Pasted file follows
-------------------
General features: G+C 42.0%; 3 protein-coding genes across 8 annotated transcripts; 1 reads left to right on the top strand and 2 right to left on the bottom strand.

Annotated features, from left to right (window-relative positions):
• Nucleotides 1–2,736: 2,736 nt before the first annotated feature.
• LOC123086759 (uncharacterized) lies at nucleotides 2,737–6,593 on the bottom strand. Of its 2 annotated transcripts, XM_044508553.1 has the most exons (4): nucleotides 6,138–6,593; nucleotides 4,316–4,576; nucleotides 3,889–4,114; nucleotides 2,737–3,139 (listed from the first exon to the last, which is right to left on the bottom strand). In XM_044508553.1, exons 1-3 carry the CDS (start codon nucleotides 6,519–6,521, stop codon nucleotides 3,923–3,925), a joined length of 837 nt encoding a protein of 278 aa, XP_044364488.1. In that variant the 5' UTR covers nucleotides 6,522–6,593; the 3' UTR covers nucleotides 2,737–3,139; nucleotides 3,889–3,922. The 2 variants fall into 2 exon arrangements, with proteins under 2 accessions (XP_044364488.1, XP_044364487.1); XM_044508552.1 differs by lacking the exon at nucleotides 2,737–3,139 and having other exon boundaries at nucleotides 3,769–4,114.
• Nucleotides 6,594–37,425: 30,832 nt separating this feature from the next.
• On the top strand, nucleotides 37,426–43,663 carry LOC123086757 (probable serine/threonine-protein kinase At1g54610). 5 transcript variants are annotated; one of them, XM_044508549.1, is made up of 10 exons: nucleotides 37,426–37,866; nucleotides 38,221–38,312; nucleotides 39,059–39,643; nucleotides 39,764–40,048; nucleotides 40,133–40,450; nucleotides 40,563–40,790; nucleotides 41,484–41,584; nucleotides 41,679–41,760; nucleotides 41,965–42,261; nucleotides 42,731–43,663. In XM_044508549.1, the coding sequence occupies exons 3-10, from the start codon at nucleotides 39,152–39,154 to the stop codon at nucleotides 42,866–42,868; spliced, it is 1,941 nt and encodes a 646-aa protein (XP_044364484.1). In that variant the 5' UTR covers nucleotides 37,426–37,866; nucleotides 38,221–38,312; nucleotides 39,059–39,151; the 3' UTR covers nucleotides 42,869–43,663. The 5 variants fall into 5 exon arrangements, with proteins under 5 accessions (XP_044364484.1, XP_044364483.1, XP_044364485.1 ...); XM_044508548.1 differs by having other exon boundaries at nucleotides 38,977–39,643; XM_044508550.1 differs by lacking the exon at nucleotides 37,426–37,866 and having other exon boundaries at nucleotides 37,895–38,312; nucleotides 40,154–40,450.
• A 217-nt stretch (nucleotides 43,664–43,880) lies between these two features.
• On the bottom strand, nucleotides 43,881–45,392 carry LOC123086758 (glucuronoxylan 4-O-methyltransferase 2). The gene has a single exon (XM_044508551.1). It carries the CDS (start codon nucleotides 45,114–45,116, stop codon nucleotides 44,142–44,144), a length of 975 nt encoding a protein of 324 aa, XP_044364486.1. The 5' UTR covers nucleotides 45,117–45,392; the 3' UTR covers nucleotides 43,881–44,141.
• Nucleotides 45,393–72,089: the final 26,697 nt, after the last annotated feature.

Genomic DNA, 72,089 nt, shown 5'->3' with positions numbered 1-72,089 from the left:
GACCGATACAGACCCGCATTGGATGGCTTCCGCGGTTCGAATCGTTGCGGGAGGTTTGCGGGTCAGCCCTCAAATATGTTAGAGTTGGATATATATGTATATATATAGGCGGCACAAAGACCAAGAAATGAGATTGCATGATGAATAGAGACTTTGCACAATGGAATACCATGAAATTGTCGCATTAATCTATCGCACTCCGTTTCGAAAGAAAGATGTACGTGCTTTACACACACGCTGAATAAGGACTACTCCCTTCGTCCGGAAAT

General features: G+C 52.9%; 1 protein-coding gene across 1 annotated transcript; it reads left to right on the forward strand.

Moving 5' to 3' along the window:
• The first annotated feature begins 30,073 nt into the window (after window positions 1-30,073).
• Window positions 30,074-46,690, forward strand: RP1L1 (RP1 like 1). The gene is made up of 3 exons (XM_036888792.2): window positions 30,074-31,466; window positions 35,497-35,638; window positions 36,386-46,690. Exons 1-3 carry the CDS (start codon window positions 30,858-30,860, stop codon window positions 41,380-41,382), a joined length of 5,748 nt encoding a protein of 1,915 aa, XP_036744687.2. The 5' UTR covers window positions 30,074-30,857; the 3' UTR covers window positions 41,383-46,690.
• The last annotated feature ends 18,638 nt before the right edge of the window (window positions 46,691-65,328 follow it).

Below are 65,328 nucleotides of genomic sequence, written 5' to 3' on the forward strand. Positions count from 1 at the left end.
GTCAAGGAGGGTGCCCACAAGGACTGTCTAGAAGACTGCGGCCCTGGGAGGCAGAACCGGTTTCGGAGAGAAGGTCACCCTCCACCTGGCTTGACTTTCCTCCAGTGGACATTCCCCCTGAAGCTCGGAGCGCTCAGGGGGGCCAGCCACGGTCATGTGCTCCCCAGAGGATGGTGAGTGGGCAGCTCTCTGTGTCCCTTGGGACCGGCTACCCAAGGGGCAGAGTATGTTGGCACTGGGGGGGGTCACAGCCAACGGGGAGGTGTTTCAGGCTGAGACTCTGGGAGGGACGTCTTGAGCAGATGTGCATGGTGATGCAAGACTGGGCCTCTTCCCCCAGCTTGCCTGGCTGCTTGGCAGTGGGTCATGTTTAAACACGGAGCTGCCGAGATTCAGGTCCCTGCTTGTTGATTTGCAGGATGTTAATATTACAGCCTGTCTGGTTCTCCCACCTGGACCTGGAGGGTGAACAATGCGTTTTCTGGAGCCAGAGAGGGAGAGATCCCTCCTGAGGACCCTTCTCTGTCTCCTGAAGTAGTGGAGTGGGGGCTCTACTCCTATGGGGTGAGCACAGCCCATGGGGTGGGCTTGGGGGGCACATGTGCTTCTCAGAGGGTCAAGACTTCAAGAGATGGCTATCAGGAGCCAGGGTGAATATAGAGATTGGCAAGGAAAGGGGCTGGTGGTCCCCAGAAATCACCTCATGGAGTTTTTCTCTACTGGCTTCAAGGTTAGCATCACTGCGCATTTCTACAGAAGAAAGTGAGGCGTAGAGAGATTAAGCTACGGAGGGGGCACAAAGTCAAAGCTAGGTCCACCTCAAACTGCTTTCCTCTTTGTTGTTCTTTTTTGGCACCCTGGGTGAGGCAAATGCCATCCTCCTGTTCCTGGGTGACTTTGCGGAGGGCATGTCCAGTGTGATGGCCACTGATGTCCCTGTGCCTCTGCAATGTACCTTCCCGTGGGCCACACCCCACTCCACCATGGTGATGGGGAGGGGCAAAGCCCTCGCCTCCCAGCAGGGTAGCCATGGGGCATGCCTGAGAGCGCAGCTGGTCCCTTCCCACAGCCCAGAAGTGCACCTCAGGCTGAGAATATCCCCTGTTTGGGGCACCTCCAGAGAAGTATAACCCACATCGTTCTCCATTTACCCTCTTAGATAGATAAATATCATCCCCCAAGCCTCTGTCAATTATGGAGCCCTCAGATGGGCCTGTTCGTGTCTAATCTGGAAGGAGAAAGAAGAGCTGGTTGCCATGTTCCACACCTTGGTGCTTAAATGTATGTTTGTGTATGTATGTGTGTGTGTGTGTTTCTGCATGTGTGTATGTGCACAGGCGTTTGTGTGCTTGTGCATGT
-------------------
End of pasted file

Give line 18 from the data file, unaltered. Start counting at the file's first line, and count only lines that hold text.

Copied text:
GTCAAGGAGGGTGCCCACAAGGACTGTCTAGAAGACTGCGGCCCTGGGAGGCAGAACCGGTTTCGGAGAGAAGGTCACCCTCCACCTGGCTTGACTTTCCTCCAGTGGACATTCCCCCTGAAGCTCGGAGCGCTCAGGGGGGCCAGCCACGGTCATGTGCTCCCCAGAGGATGGTGAGTGGGCAGCTCTCTGTGTCCCTTGGGACCGGCTACCCAAGGGGCAGAGTATGTTGGCACTGGGGGGGGTCACAGCCAACGGGGAGGTGTTTCAGGCTGAGACTCTGGGAGGGACGTCTTGAGCAGATGTGCATGGTGATGCAAGACTGGGCCTCTTCCCCCAGCTTGCCTGGCTGCTTGGCAGTGGGTCATGTTTAAACACGGAGCTGCCGAGATTCAGGTCCCTGCTTGTTGATTTGCAGGATGTTAATATTACAGCCTGTCTGGTTCTCCCACCTGGACCTGGAGGGTGAACAATGCGTTTTCTGGAGCCAGAGAGGGAGAGATCCCTCCTGAGGACCCTTCTCTGTCTCCTGAAGTAGTGGAGTGGGGGCTCTACTCCTATGGGGTGAGCACAGCCCATGGGGTGGGCTTGGGGGGCACATGTGCTTCTCAGAGGGTCAAGACTTCAAGAGATGGCTATCAGGAGCCAGGGTGAATATAGAGATTGGCAAGGAAAGGGGCTGGTGGTCCCCAGAAATCACCTCATGGAGTTTTTCTCTACTGGCTTCAAGGTTAGCATCACTGCGCATTTCTACAGAAGAAAGTGAGGCGTAGAGAGATTAAGCTACGGAGGGGGCACAAAGTCAAAGCTAGGTCCACCTCAAACTGCTTTCCTCTTTGTTGTTCTTTTTTGGCACCCTGGGTGAGGCAAATGCCATCCTCCTGTTCCTGGGTGACTTTGCGGAGGGCATGTCCAGTGTGATGGCCACTGATGTCCCTGTGCCTCTGCAATGTACCTTCCCGTGGGCCACACCCCACTCCACCATGGTGATGGGGAGGGGCAAAGCCCTCGCCTCCCAGCAGGGTAGCCATGGGGCATGCCTGAGAGCGCAGCTGGTCCCTTCCCACAGCCCAGAAGTGCACCTCAGGCTGAGAATATCCCCTGTTTGGGGCACCTCCAGAGAAGTATAACCCACATCGTTCTCCATTTACCCTCTTAGATAGATAAATATCATCCCCCAAGCCTCTGTCAATTATGGAGCCCTCAGATGGGCCTGTTCGTGTCTAATCTGGAAGGAGAAAGAAGAGCTGGTTGCCATGTTCCACACCTTGGTGCTTAAATGTATGTTTGTGTATGTATGTGTGTGTGTGTGTTTCTGCATGTGTGTATGTGCACAGGCGTTTGTGTGCTTGTGCATGT